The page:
Imagine your personal information as the fish and the scammer the fisherman out to catch the fish of the day. The fisherman has many fishing rods on his boat and is constantly casting them, waiting for someone to bite.
Phishing is a method scammers and hackers utilize to lure people into giving up their sensitive and personal information including passwords, credit card details, banking and payment information and any other piece of information. The primary method to doing this is through fraudulent email where the hook is a malicious link that entices you to input private information.
How does phishing differ from SPAM?
Simple… phishing is like fly-fishing. Phishing attacks are targeted, and intentional emails are sent one at a time. SPAM is most like casting a big net in the ocean and seeing what turns up. SPAMers send the same email to many email addresses. The content is generic and broad.
What types of phishing emails are there?
There are various types of phishing emails to seek out. In general, they fall into three buckets.
- Business Email Compromise (BEC) – Targets are primarily employees authorized to initiate money transfers. The game for business email compromise scammers is to have employees in accounting and finance roles provide information to help future social engineering attacks.
- Clone Phishing – Everyone is targeted with clone phishing. The game is to create replica emails that imitate legitimate communicating, with the intention of tricking its target into sharing personal information.
- Whaling – Targets are the big game fish in an organization. The game is to specifically target C-Suite employees with crafted content that slowly pulls private information.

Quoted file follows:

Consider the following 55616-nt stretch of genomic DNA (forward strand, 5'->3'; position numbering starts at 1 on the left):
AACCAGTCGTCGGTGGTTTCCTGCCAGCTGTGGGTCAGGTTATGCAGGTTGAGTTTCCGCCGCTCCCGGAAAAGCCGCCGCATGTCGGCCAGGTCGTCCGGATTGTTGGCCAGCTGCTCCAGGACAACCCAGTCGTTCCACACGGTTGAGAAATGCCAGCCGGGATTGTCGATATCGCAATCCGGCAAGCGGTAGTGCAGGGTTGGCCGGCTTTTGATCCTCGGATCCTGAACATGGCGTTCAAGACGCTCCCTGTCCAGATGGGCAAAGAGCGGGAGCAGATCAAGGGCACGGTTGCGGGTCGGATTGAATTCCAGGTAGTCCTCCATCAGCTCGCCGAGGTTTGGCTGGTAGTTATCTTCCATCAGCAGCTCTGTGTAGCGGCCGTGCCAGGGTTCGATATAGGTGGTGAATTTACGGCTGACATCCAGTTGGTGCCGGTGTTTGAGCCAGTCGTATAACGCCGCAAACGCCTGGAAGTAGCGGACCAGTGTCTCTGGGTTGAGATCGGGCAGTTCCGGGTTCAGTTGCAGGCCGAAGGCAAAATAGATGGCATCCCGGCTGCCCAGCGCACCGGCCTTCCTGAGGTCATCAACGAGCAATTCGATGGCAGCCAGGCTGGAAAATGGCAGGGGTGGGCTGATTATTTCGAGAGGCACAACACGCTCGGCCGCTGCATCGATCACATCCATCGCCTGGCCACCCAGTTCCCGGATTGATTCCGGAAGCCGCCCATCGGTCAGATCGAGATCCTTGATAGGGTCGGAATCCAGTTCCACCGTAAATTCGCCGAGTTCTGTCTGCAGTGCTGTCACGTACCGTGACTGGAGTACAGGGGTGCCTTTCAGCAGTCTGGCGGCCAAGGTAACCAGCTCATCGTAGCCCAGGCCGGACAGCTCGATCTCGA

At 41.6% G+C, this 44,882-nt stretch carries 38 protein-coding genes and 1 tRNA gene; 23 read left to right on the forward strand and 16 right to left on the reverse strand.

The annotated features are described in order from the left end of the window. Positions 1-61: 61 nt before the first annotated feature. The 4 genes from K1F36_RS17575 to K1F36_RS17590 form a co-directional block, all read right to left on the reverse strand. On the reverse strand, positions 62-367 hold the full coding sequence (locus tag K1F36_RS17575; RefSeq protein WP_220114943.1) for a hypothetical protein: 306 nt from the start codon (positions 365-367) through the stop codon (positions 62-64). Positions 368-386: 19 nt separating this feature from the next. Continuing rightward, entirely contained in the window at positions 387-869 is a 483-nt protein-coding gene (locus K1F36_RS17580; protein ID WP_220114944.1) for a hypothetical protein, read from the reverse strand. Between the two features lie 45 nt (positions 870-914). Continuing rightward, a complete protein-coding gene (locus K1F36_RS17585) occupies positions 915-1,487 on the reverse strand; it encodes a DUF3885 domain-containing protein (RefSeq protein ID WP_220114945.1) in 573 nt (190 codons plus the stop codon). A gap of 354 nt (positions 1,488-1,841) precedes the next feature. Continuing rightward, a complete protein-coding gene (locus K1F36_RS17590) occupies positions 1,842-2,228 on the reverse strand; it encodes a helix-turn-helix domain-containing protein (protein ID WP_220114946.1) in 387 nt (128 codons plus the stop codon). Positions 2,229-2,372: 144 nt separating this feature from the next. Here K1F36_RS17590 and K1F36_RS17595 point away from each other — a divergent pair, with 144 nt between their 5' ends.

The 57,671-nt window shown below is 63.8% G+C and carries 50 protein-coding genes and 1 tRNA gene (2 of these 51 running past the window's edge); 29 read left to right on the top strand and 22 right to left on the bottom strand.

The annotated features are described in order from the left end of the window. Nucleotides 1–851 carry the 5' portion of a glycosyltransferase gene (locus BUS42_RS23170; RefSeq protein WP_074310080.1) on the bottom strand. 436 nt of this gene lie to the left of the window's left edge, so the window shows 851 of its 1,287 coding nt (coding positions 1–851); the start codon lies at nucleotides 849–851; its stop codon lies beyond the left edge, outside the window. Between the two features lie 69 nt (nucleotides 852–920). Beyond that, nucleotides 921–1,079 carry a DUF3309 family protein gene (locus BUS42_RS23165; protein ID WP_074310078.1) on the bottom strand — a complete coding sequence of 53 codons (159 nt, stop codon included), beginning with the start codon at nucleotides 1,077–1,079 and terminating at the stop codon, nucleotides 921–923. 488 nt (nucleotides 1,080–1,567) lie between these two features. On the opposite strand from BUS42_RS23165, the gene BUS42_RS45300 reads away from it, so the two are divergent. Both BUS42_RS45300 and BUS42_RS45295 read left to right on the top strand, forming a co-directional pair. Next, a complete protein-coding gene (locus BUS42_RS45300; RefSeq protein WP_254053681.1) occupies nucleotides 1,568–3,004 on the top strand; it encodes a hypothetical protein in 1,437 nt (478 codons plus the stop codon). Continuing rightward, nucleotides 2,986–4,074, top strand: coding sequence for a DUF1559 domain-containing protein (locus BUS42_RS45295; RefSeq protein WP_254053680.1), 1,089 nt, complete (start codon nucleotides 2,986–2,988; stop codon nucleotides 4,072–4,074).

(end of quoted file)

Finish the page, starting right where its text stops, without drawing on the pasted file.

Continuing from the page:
What are some examples of phishing attacks in organizations?
Phishing isn’t the endgame for scammers and hackers. It is one part of a bigger game to scam companies out of financial resources. For these examples, imagine them happening in your organization. How do you think employees, clients and other stakeholders would react?
- Employees at Wichita State University received an email asking them to input their university ID number and password. This allowed the scammers to access bank account numbers, student records and other personal information. What happened? The scammers were able to redirect payroll deposits from the employee to the scammers’ bank account. Numerous employees did not get their regular payroll deposit and that money was gone for good.
- A number of US health service providers have fallen victim to phishing attacks in 2019. The examples are all similar in nature. The employee opens an email, clicks a link, provides some private data (login credentials) that allow the scammers access to the client database. The type of information exposed includes health records, payment information, social security numbers, names and emails and other financial information.
Examples of these types of phishing attacks in 2019 include Prisma Health, Baystate Health, Catawba Valley Medical Centre. There are many similar examples and while we have grown accustomed to seeing big brand names suffering these types of losses, you can imagine the brand and reputation damage for a local or regional health care provider.
- For almost three years, employees at Facebook and Google were receiving fake invoices impersonating a large manufacturer they used as a vendor. Over this time employees sent over $100 million do to this single scammer.